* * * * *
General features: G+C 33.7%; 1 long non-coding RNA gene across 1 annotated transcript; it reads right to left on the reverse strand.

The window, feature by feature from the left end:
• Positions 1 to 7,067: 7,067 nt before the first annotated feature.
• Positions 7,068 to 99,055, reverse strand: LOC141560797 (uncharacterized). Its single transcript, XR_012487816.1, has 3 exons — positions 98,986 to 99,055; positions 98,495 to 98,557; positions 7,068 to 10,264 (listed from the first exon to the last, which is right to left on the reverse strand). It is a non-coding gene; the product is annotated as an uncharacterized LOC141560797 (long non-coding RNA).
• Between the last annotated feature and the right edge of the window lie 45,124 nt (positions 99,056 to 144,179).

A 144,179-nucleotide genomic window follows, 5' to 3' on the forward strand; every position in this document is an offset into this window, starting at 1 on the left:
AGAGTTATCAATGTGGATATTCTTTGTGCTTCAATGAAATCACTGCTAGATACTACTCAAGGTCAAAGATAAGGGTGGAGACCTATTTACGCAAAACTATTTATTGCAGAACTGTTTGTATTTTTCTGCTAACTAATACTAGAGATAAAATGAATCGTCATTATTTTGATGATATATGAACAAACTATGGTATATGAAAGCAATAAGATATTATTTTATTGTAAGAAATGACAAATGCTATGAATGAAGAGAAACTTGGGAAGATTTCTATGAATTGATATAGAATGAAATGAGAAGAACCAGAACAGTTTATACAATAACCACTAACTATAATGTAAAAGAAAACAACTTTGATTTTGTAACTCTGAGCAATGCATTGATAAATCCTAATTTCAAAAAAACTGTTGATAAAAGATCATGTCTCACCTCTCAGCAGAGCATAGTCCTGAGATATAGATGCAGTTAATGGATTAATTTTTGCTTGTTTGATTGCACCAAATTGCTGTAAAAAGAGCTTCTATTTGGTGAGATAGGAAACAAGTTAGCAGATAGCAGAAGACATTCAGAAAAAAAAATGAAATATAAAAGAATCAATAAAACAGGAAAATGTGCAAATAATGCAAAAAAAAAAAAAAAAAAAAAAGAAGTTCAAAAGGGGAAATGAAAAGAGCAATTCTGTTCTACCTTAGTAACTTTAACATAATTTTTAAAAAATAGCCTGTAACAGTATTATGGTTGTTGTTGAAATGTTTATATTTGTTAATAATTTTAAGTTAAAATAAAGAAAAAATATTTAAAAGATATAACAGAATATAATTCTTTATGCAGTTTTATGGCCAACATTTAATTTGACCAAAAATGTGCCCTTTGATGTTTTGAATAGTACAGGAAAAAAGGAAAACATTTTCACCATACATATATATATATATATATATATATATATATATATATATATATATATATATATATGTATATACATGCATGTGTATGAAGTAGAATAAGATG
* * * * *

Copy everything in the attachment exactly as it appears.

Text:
General features: G+C 33.7%; 1 long non-coding RNA gene across 1 annotated transcript; it reads right to left on the reverse strand.

The window, feature by feature from the left end:
• Positions 1 to 7,067: 7,067 nt before the first annotated feature.
• Positions 7,068 to 99,055, reverse strand: LOC141560797 (uncharacterized). Its single transcript, XR_012487816.1, has 3 exons — positions 98,986 to 99,055; positions 98,495 to 98,557; positions 7,068 to 10,264 (listed from the first exon to the last, which is right to left on the reverse strand). It is a non-coding gene; the product is annotated as an uncharacterized LOC141560797 (long non-coding RNA).
• Between the last annotated feature and the right edge of the window lie 45,124 nt (positions 99,056 to 144,179).

A 144,179-nucleotide genomic window follows, 5' to 3' on the forward strand; every position in this document is an offset into this window, starting at 1 on the left:
AGAGTTATCAATGTGGATATTCTTTGTGCTTCAATGAAATCACTGCTAGATACTACTCAAGGTCAAAGATAAGGGTGGAGACCTATTTACGCAAAACTATTTATTGCAGAACTGTTTGTATTTTTCTGCTAACTAATACTAGAGATAAAATGAATCGTCATTATTTTGATGATATATGAACAAACTATGGTATATGAAAGCAATAAGATATTATTTTATTGTAAGAAATGACAAATGCTATGAATGAAGAGAAACTTGGGAAGATTTCTATGAATTGATATAGAATGAAATGAGAAGAACCAGAACAGTTTATACAATAACCACTAACTATAATGTAAAAGAAAACAACTTTGATTTTGTAACTCTGAGCAATGCATTGATAAATCCTAATTTCAAAAAAACTGTTGATAAAAGATCATGTCTCACCTCTCAGCAGAGCATAGTCCTGAGATATAGATGCAGTTAATGGATTAATTTTTGCTTGTTTGATTGCACCAAATTGCTGTAAAAAGAGCTTCTATTTGGTGAGATAGGAAACAAGTTAGCAGATAGCAGAAGACATTCAGAAAAAAAAATGAAATATAAAAGAATCAATAAAACAGGAAAATGTGCAAATAATGCAAAAAAAAAAAAAAAAAAAAAAGAAGTTCAAAAGGGGAAATGAAAAGAGCAATTCTGTTCTACCTTAGTAACTTTAACATAATTTTTAAAAAATAGCCTGTAACAGTATTATGGTTGTTGTTGAAATGTTTATATTTGTTAATAATTTTAAGTTAAAATAAAGAAAAAATATTTAAAAGATATAACAGAATATAATTCTTTATGCAGTTTTATGGCCAACATTTAATTTGACCAAAAATGTGCCCTTTGATGTTTTGAATAGTACAGGAAAAAAGGAAAACATTTTCACCATACATATATATATATATATATATATATATATATATATATATATATATATATATATATGTATATACATGCATGTGTATGAAGTAGAATAAGATG